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January 1, 2006
NEW SAFETY COMPLIANCE DATA recently released by the federal government reveal a mixed bag for the solid waste industry. According to the Washington-based Occupational Safety and Health Administration (OSHA), employers in the solid waste industry were cited approximately 40 percent more often for OSHA violations in fiscal year (FY) 2005 (Oct. 1, 2004 to Sept. 30, 2005) than in the preceding year.
OSHA identified 477 violations in FY 2005 for Standard Industrial Classification (SIC) Code 4953, an increase from the 334 violations issued to employers in FY 2004. (SIC Code 4953 covers “refuse systems,” and contains most, but not all, of the private sector solid waste industry.) Despite the increase in violations, the dollar amount of fines OSHA assessed in FY 2005 was about the same as in FY 2004. Between 1998 and 2002, the number of violations in SIC Code 4953 declined each year; but over the past few years, the number has increased.
Citations for violations of the “lockout tag-out” standard were the most frequently issued by OSHA in 2005, with 48 violations. The standard requires that a piece of equipment's energy source be disconnected before maintenance or service is performed on the equipment. The standard can be found in Volume 29, Section 1910.147 of the Code of Federal Regulations. (The precise citation for the standard is 29 CFR 1910.147).
The second most frequently cited was the hazard communication standard (29 CFR 1200), with 29 violations. The standard requires employers to advise their employees of workplace hazards relating to chemicals and hazardous substances.
According to the Washington-based National Solid Wastes Management Association (NSWMA), the two standards have been the most commonly issued citations over the past eight years. However, Bruce Parker, president of NSWMA, points to recent reductions in the solid waste industry's number of fatalities and injuries as evidence that the industry's focus on safety is bearing fruit.
There are several possible explanations for why OSHA issued more violations to solid waste companies in 2005. First, the number of inspections conducted of employers for SIC Code 4953 increased last year. Second, OSHA is performing an increased proportion of its inspections at workplaces with high injury rates, or in response to accidents or complaints. Thus, a higher percentage of its inspections are likely to lead to violations and citations.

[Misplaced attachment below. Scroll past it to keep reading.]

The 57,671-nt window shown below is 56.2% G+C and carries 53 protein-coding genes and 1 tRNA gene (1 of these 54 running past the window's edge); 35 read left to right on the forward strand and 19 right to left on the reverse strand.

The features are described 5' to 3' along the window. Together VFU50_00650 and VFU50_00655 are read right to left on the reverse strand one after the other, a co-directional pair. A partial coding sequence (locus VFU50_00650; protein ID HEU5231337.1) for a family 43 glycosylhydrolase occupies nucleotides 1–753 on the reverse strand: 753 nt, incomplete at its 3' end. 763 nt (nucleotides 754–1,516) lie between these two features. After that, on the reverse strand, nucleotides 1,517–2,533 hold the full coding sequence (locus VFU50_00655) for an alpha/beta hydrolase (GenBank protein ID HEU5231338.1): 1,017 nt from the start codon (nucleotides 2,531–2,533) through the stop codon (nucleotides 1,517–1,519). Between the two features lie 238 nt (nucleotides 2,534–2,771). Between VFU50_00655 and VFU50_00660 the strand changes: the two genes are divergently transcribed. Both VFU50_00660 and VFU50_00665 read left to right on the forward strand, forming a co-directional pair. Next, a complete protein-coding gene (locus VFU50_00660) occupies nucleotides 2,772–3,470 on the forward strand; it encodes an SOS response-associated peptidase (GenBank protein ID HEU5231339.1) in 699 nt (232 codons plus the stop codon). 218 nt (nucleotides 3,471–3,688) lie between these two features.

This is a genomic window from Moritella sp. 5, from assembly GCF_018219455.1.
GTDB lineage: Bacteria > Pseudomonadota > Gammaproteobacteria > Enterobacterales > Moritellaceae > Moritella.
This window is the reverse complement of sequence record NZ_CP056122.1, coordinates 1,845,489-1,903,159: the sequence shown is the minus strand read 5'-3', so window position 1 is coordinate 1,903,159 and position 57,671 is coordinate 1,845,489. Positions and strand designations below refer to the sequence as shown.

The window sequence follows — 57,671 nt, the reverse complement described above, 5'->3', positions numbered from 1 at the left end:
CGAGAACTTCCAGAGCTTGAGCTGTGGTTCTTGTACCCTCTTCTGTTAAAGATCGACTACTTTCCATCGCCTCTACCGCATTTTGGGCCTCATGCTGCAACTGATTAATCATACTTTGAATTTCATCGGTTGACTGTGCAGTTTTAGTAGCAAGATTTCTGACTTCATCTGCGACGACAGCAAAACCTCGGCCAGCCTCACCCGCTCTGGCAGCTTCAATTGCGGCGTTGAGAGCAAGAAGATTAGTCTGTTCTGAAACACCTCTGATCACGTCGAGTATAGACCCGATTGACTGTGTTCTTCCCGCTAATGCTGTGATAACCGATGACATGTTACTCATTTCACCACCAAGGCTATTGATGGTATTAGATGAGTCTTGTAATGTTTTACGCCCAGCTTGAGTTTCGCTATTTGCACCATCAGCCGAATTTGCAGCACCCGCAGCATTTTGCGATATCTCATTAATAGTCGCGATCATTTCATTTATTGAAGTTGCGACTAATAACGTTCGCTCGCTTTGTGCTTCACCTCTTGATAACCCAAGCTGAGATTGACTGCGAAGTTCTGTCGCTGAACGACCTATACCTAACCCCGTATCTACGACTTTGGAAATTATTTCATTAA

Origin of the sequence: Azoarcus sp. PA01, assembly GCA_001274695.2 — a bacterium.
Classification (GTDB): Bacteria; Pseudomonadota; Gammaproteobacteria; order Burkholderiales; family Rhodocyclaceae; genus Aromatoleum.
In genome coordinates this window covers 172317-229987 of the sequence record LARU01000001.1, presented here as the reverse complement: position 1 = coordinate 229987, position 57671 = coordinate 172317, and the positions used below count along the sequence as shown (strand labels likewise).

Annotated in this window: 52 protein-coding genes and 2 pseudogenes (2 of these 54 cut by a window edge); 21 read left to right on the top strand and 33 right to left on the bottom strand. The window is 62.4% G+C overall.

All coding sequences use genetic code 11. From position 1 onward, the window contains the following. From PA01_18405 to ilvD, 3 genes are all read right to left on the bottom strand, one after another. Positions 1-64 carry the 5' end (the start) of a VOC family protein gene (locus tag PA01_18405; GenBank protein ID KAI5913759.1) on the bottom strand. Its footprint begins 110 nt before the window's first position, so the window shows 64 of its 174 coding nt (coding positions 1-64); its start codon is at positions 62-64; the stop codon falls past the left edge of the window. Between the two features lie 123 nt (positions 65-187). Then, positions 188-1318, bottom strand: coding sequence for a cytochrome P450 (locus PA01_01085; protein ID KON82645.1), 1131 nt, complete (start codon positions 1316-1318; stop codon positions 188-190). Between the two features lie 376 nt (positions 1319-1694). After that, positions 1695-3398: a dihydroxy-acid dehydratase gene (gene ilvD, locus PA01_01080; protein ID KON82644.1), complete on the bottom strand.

Of course, OSHA's data from SIC code 4953 only tell part of the industry's safety story. Some solid waste haulers fall under SIC Code 4212, while recycling operations are in SIC code 5093. Further, many state safety agencies enforce OSHA rules, so OSHA's data only cover about half of the United States. Similarly, OSHA's data may not capture all solid waste employers and employees, as temporary employees may be reported separately.
Regardless of the data, safety continues to be an important focus at many waste companies. NSWMA has expanded its safety offerings in recent years, including safety videos and educational programs. Information on NSWMA's safety programs and weekly newsletter can be found at www.nswma.org. For more information, contact David Biderman at 202-364-3743 or [email protected]. For more on safety, see “Safety Report” on page 26.
David Biderman, General Counsel, NSWMA
Executive Director & CEO, Solid Waste Association of North America
David Biderman is the executive director and chief executive officer of the Solid Waste Association of North America.
He previously worked at the National Waste and Recycling Association and its predecessors for 18 years, most recently as Vice President of Government Affairs and General Counsel. Before coming to in the waste industry, he worked as an environmental and transportation attorney at Steptoe & Johnson, a Washington DC based law firm.
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